—Hath not a Sith eyes?
Hath not a Sith such feelings, heart, and soul,
As any Jedi Knight did e’er possess?
If you prick us, do we not bleed?
If you blast us, shall we not injur’d be? If you
Assault with lightsaber, do we not die?
The title here, I think, speaks for itself. William Shakespeare’s Star Wars. I feel like you now know everything you need to know about this series.
These books are excellent. The original Star Wars movies are such epic, sweeping tales, full of very Shakespearean themes. Love and family and kingdom and rebellion and religion and progress and grappling with morality and awful truths. There are even some ghosts. And incest! Moulding the plot of those movies into Shakespeare’s five act format is fairly easy, and it works really well. But these books being as enjoyable as they are is only possiblee thanks to some incredible writing on the part of Ian Doescher. It’s more than just getting the iambic pentameter; Doescher captures the feeling of reading a (fairly simple, but still hugely enjoyable) Shakespeare play. I’m a way bigger Shakespeare fan than I am Star Wars fan, so he really had to nail that half of the equation for me to love them as much as I have, and in truth, he succeeds on both halfs.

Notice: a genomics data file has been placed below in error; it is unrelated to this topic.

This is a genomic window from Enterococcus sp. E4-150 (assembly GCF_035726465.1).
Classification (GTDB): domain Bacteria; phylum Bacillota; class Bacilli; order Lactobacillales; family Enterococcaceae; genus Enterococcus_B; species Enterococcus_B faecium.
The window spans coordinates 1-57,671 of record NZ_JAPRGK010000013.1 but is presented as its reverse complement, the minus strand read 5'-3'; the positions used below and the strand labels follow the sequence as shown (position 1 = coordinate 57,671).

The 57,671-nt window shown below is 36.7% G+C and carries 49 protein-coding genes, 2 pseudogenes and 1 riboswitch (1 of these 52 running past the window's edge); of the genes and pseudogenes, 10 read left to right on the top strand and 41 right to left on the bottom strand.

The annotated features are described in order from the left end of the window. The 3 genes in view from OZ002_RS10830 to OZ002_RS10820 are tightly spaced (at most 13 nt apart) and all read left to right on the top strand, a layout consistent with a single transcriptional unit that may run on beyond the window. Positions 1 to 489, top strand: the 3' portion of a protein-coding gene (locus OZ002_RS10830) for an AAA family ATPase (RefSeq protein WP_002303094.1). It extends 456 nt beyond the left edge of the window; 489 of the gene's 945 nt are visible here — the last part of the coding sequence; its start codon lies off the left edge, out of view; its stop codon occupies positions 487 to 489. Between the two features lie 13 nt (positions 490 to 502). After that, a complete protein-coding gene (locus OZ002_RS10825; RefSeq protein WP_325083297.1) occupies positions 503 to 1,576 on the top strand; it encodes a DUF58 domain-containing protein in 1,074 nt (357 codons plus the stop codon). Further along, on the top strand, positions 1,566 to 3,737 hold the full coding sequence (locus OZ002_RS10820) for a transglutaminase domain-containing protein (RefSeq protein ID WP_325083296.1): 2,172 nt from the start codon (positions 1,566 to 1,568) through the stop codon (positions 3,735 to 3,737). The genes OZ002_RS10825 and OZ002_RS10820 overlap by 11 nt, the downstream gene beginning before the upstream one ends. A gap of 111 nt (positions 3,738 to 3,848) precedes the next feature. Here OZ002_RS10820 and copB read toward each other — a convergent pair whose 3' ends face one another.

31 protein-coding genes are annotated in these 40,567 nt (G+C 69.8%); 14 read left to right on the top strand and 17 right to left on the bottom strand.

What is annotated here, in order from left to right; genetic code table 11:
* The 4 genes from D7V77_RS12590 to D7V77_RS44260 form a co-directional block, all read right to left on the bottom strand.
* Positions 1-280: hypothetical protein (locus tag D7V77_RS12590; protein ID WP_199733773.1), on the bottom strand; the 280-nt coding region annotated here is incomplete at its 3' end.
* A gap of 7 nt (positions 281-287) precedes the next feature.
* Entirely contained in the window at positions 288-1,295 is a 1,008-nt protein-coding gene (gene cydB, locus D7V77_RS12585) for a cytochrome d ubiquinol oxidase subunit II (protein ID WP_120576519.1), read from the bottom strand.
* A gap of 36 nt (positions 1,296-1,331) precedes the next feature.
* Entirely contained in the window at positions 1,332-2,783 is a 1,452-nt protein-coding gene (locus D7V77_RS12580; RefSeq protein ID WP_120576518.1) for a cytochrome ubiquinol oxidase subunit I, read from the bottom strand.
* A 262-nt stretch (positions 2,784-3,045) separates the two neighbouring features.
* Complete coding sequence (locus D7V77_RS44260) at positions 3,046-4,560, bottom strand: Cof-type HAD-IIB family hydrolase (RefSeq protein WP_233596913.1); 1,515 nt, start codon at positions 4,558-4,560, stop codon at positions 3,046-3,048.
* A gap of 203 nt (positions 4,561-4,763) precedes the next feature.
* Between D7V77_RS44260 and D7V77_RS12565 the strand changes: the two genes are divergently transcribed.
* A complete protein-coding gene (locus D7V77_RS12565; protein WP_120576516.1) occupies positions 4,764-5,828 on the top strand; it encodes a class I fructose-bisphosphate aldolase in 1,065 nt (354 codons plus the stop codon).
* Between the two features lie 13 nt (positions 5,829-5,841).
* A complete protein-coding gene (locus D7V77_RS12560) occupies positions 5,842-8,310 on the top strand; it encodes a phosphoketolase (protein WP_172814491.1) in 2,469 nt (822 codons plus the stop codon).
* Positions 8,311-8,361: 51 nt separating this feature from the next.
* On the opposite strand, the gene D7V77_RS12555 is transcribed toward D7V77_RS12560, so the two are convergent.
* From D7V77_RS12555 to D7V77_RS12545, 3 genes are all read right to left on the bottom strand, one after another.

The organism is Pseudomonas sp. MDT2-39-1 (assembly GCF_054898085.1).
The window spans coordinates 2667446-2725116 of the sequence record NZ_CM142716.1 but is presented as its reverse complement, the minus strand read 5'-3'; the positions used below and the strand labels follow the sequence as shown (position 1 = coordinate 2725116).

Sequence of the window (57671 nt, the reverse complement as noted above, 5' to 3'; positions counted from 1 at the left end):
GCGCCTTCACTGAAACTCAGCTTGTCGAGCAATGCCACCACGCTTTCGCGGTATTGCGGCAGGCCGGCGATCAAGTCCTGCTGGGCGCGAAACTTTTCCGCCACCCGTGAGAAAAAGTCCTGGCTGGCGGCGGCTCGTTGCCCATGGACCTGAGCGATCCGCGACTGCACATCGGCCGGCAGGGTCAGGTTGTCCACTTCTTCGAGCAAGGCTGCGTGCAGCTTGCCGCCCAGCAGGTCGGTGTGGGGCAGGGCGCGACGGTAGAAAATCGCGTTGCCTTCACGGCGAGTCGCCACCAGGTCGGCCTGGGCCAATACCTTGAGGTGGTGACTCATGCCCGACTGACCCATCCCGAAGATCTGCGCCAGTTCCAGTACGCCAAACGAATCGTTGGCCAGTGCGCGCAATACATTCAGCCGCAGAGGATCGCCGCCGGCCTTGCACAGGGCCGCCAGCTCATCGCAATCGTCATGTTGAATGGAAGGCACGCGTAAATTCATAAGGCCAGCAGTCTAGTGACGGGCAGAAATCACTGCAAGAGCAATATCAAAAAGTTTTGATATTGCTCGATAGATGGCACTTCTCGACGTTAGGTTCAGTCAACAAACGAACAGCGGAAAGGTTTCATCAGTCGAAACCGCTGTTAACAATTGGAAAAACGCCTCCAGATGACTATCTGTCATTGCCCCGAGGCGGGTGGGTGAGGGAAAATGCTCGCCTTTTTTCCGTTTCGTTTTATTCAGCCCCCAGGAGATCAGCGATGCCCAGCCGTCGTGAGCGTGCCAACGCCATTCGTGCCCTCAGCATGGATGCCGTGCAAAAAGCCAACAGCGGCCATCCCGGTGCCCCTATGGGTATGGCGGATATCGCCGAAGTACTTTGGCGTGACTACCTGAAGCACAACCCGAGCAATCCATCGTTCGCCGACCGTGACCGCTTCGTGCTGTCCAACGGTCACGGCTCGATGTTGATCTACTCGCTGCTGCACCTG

There’s lots of great Shakespeare jokes in the book, moments where he parodies from specific scenes or speeches. Whereas in the first book, Doescher never breaks the iambic pentameter, this time around he’s already proven he can do it, so he’s more free to play. Boba Fett speaks in prose, as many of Shakespeare’s characters of lower social order often did. And he preserves the spirit of Yoda’s crooked syntax within his world of somewhat bizarre speech (where, he points out, the Shakespearean English already makes most characters sound a tad like Yoda) by having him speak in haiku. There’s also talking wampas and space slugs and, most delightfully, AT-ATs! And all the best Star Wars moments are there too, of course, from the classic “I know” line to this delightful gem:
My feelings? O! Thou arrogant half-wit,
Thou oversizèd child, thou friend of slime,
Thou man of scruffy looks, thou who herd’st nerds,
Thou fool-borne impled roughhewn waste of flesh!
What scruffy? Scruffy how?
I do think my favourite joke, however, is from the beginning of the book while Luke is alone on Hoth, a parody of my absolute favourite Shakespearean stage direction:
[Exit, pursued by a wampa]